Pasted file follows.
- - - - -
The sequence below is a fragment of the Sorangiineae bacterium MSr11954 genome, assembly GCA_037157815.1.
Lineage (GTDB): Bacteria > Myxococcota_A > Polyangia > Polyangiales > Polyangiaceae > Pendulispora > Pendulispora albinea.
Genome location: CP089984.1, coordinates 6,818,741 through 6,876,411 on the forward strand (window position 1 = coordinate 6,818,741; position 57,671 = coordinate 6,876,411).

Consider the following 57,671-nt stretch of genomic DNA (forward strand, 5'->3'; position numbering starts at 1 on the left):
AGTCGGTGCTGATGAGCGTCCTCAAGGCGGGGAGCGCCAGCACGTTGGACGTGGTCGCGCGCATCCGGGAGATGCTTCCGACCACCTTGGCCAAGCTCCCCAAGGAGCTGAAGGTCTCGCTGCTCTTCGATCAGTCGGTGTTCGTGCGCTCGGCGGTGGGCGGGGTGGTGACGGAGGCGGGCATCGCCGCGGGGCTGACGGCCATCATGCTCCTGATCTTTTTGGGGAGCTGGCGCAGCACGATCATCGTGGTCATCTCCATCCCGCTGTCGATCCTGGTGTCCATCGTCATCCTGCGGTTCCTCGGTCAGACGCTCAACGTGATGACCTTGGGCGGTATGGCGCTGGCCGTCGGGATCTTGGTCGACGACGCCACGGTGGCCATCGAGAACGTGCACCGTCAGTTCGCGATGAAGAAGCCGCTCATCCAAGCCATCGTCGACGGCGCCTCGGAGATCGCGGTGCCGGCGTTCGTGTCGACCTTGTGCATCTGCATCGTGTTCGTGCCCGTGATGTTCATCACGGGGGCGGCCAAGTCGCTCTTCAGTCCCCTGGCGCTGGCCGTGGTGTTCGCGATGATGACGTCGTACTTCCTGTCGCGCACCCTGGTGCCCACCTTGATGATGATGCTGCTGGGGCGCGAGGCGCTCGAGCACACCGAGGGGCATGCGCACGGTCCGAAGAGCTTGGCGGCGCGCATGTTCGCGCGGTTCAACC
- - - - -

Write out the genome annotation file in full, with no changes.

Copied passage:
The sequence below is a fragment of the Sorangiineae bacterium MSr11954 genome, assembly GCA_037157815.1.
Lineage (GTDB): Bacteria > Myxococcota_A > Polyangia > Polyangiales > Polyangiaceae > Pendulispora > Pendulispora albinea.
Genome location: CP089984.1, coordinates 6,818,741 through 6,876,411 on the forward strand (window position 1 = coordinate 6,818,741; position 57,671 = coordinate 6,876,411).

Consider the following 57,671-nt stretch of genomic DNA (forward strand, 5'->3'; position numbering starts at 1 on the left):
AGTCGGTGCTGATGAGCGTCCTCAAGGCGGGGAGCGCCAGCACGTTGGACGTGGTCGCGCGCATCCGGGAGATGCTTCCGACCACCTTGGCCAAGCTCCCCAAGGAGCTGAAGGTCTCGCTGCTCTTCGATCAGTCGGTGTTCGTGCGCTCGGCGGTGGGCGGGGTGGTGACGGAGGCGGGCATCGCCGCGGGGCTGACGGCCATCATGCTCCTGATCTTTTTGGGGAGCTGGCGCAGCACGATCATCGTGGTCATCTCCATCCCGCTGTCGATCCTGGTGTCCATCGTCATCCTGCGGTTCCTCGGTCAGACGCTCAACGTGATGACCTTGGGCGGTATGGCGCTGGCCGTCGGGATCTTGGTCGACGACGCCACGGTGGCCATCGAGAACGTGCACCGTCAGTTCGCGATGAAGAAGCCGCTCATCCAAGCCATCGTCGACGGCGCCTCGGAGATCGCGGTGCCGGCGTTCGTGTCGACCTTGTGCATCTGCATCGTGTTCGTGCCCGTGATGTTCATCACGGGGGCGGCCAAGTCGCTCTTCAGTCCCCTGGCGCTGGCCGTGGTGTTCGCGATGATGACGTCGTACTTCCTGTCGCGCACCCTGGTGCCCACCTTGATGATGATGCTGCTGGGGCGCGAGGCGCTCGAGCACACCGAGGGGCATGCGCACGGTCCGAAGAGCTTGGCGGCGCGCATGTTCGCGCGGTTCAACC